Scientists at Nanyang University of Technology (NTU) have found that plastic bags are more environmentally friendly than paper and cotton bags, contrary to popular belief.
The research team said this is true in cities and countries such as Singapore, with densely populated metropolitan areas, where waste is eventually incinerated.
NTU scientists they came to this conclusion after conducting a life cycle analysis of five types of bags to assess their impact on the environment associated with production, distribution, transport, waste collection, treatment and end-of-life disposal.
Reusable, non-woven polypropylene plastic bags were the most environmentally friendly option, followed by disposable high-density polyethylene plastic bags.
Assistant Professor Grzegorz Lisak, who led the research, said the discovery that disposable plastic bags – treated properly – were less harmful to the environment was “surprising”.
Plastic is environmentally friendly, if you reuse it enough.
“It is essential to assess the case-by-case implications for the treatment of plastic waste,” said the director of the Waste and Resource Recovery Center at the Nanyang Environmental and Water Research Institute.
Reusable plastic bags must be reused four times to offset the emissions created by the production process of a single-use plastic bag.
“Our main message is that reusable plastic bags are the best option, provided they are reused many times.”
“In a well-closed and well-structured metropolitan waste management system with incineration treatment, the use of plastic bags may be the best option currently available, provided that there is no significant discharge of waste into the environment,” he added. Lisak.
Paper has harmful consequences for the environment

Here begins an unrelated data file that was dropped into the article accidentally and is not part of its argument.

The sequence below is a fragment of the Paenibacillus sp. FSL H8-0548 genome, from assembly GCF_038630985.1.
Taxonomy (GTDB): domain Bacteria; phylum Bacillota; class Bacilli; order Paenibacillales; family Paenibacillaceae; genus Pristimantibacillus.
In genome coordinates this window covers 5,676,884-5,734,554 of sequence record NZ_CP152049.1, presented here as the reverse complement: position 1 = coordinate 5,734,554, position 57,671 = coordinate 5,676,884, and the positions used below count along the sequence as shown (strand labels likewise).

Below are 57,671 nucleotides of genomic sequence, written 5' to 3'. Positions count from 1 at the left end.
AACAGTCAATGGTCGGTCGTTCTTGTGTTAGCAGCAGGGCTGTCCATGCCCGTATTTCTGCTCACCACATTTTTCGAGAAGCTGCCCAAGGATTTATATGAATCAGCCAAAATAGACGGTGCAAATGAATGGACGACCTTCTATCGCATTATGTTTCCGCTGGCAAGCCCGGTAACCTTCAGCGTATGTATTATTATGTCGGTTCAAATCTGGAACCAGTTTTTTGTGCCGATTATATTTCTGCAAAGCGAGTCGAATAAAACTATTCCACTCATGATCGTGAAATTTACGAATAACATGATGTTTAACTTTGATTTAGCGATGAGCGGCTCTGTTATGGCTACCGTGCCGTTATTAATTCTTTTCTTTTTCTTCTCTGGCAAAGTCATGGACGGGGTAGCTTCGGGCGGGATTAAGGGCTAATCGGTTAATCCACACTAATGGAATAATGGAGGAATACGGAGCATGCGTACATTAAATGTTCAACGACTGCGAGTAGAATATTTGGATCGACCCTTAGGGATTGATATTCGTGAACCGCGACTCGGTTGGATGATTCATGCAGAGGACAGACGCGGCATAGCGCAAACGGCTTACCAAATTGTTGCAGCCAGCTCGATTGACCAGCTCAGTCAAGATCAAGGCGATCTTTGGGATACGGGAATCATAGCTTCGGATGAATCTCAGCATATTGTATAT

The study also found that the global warming potential of kraft paper bags is 80 times higher than that of reusable plastic bags. Disposable plastic bags and bags made of cotton have an ecological footprint 10 times larger than those made from reusable plastic.
This can be explained by the fact that in the process of making cotton and kraft paper bags, large amounts of water and natural resources are needed, which creates a greater ecological footprint.
In places like Singapore, where waste is incinerated, the timing of biodegradation of paper, cotton and other biodegradable materials is irrelevant. Such bags are suitable for countries that use landfills and regions with higher landfills in the wild, the study said. However, the scientists said that these bags could be greener in the future, improving their production method, optimizing the use of resources and following sustainable practices.
The team recommended the full use of reusable plastic bags to reduce the consumption of disposable plastic bags. Based on 2018 statistics, halving the consumption of disposable plastic food bags in Singapore could prevent more than 10 million kilograms of CO2 emissions per year.